You know that sinking feeling you get when you fetch the mail and it’s nothing but bills?
If your mailbox was anything like the one included in the exhibit “Jeweled Objects of Desire” at Cartersville’s Tellus Science Museum, you likely wouldn’t care.
That’s because this mailbox, purchased at a hardware store but then greatly enhanced by San Francisco jewelry maker Sidney Mobell in 1991, is plated with 24-karat gold and studded with 137 sapphires weighing 48.20 carats, 100 rubies weighing 24.50 carats, 25 diamonds weighing 2.25 carats and 10 emeralds weighing 1.75 carats.
Instead of the usual red flag, Mobell designed one in gold. For the United States Postal Service’s eagle logo, he set sapphires, rubies, emeralds and diamonds.
Extravagant? Proudly so.
But the idea behind it — and the other 46 pieces in the touring exhibit drawn from the Smithsonian National Museum of Natural History’s collection — was to show how simple materials can be transformed into remarkable treasures with artistic skill and ingenuity (oh, and bling — can't forget the bling).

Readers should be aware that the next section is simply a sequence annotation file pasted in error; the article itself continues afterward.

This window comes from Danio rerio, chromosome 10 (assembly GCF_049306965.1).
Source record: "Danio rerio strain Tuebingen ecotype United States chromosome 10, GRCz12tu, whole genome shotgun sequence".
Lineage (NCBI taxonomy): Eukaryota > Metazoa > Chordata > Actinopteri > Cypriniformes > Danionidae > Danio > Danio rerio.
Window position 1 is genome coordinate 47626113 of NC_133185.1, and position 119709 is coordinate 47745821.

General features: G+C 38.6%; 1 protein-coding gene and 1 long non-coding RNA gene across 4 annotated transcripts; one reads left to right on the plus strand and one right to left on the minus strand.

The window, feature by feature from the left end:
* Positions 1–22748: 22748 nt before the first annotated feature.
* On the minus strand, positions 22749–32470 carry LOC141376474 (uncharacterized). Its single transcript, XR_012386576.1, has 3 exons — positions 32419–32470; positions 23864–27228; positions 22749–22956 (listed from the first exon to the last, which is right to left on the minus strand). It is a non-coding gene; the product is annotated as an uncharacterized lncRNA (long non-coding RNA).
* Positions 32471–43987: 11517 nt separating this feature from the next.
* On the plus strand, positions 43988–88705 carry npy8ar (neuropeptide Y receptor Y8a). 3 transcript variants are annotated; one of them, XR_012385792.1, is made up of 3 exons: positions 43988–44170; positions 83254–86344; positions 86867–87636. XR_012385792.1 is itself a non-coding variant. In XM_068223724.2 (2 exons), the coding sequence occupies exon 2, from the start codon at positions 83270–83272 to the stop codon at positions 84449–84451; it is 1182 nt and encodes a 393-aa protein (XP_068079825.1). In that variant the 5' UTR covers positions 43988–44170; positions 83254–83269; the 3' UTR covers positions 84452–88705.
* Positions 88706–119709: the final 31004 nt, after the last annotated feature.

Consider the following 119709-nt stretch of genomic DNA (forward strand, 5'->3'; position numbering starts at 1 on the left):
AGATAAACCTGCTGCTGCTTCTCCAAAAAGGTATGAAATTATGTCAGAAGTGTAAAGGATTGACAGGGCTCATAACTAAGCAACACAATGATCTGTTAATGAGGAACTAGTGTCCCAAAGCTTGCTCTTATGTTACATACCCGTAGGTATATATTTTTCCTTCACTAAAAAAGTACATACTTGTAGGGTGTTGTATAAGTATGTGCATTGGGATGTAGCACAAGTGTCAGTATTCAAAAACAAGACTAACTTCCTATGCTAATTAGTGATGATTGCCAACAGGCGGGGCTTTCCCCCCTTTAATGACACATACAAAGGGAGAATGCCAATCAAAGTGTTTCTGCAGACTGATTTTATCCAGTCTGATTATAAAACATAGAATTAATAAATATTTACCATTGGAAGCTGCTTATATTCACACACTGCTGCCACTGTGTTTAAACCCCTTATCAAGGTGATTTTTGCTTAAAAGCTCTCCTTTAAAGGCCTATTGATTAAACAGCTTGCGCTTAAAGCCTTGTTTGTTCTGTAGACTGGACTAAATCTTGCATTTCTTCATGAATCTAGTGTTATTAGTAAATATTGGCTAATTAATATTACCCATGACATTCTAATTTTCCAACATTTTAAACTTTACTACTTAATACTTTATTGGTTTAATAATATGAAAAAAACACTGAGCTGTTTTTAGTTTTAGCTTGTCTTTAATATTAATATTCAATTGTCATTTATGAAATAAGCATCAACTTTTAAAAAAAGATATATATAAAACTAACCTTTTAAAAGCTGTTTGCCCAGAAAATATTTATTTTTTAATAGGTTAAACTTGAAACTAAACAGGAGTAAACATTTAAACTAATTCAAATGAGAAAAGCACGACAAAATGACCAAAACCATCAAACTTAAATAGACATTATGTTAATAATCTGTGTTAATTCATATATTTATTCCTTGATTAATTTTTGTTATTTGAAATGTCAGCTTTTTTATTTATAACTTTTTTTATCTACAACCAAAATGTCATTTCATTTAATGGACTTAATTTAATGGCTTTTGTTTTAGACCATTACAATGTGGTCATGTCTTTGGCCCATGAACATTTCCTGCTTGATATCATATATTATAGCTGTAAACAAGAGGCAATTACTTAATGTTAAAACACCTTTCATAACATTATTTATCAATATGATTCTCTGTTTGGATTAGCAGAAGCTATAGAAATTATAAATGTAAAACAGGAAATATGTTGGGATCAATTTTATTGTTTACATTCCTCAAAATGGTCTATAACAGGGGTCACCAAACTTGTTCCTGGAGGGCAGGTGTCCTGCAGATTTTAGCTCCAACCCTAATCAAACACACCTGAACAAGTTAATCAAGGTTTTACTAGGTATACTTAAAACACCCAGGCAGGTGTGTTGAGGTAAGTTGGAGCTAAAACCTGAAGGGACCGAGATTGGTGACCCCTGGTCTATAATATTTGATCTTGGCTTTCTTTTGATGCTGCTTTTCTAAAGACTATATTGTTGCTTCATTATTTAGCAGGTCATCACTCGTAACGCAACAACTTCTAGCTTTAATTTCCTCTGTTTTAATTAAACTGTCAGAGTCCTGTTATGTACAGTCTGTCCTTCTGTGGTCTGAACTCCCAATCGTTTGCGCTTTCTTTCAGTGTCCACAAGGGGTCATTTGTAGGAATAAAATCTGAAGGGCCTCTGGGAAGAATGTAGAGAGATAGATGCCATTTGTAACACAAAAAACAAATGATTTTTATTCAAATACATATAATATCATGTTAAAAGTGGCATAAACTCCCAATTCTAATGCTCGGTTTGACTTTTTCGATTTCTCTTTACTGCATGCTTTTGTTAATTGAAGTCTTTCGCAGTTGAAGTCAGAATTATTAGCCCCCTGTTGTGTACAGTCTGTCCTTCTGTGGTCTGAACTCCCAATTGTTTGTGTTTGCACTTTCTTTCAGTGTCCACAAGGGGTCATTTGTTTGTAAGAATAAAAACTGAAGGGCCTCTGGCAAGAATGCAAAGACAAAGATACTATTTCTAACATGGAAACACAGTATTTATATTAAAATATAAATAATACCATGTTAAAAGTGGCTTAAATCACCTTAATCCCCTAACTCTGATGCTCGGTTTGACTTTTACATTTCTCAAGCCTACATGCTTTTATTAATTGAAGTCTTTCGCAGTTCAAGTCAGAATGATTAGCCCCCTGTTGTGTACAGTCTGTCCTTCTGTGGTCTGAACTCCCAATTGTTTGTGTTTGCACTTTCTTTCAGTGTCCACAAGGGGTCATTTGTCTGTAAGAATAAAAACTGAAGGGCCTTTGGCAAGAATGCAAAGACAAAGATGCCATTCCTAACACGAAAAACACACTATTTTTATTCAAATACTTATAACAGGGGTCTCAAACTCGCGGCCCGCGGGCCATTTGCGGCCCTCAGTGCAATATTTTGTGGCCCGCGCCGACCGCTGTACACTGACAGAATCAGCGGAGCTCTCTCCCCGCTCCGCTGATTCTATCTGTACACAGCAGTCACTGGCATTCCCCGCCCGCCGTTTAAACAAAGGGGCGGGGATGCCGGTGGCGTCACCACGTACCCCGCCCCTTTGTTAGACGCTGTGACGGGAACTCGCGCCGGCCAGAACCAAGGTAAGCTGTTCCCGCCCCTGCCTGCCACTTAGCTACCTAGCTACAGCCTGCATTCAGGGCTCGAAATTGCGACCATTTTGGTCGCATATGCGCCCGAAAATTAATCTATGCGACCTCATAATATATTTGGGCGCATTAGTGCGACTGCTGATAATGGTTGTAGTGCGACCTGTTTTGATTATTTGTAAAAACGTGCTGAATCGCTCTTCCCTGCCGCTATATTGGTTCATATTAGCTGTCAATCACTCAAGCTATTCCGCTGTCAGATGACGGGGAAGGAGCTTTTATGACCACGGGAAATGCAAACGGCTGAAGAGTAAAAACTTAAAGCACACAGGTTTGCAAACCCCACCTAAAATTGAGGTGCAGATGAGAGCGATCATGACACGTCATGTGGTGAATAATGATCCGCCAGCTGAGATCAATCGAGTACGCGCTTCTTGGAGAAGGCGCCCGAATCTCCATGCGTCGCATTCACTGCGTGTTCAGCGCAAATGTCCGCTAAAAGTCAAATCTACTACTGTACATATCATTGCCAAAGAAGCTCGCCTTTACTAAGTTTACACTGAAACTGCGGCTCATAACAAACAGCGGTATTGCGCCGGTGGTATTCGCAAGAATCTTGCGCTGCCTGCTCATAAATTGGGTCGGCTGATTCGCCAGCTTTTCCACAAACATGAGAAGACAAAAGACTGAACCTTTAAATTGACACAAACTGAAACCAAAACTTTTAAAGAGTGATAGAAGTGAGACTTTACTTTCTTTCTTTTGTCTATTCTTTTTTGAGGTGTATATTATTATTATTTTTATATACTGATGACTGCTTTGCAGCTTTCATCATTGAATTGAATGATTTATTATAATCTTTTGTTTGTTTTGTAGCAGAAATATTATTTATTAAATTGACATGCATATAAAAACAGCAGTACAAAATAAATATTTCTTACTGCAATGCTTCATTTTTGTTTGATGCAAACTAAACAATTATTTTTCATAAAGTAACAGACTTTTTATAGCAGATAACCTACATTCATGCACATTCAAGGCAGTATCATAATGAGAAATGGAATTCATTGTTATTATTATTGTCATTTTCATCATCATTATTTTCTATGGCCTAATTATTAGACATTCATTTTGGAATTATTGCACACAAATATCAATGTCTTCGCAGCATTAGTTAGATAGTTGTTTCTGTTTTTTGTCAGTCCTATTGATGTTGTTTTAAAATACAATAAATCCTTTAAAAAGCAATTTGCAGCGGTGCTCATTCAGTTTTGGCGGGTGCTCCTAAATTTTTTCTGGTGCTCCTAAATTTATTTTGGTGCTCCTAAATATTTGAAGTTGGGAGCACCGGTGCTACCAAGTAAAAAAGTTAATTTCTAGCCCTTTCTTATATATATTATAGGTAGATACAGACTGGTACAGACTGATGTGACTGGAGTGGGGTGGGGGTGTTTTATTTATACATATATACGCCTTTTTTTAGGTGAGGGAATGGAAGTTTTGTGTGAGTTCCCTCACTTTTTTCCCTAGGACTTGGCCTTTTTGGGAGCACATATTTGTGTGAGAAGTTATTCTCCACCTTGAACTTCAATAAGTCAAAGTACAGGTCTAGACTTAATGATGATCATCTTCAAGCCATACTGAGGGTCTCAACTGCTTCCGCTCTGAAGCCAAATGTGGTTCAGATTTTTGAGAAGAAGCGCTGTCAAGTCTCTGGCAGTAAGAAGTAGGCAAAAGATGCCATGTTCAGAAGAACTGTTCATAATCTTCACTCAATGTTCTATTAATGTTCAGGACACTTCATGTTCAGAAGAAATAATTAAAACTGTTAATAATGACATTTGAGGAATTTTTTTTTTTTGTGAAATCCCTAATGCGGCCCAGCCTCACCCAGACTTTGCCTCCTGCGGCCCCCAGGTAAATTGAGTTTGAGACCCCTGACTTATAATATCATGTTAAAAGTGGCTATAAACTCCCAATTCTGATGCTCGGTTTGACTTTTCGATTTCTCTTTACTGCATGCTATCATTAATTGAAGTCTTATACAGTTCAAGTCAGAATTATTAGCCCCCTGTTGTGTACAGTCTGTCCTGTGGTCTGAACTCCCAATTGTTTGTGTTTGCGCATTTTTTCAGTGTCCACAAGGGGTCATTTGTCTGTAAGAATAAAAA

Other works on view through Nov. 1, 2015 include a 14-karat gold Nokia cell phone encrusted with 39 diamonds, 21 rubies, and 212 sapphires; an 18-karat gold hourglass pendant harboring 200 diamonds; and an 18-karat gold pomegranate-shaped brooch that, when opened, converts into a pendant boasting a sunburst of 181 yellow and brown diamonds radiating from a center diamond.
Mobell even built a better mousetrap, also included in the show: a 14-karat solid gold one with a pavé set diamond masquerading as the luring piece of cheese.
“Jeweled Objects of Desire” inaugurates a special exhibit space in Tellus’ Mineral Gallery, an addition funded out of its Vision for the Future capital campaign that concluded last year.
The museum is at 100 Tellus Drive (Exit 293 off I-75), Cartersville. 770-606-5700, www.tellusmuseum.org.
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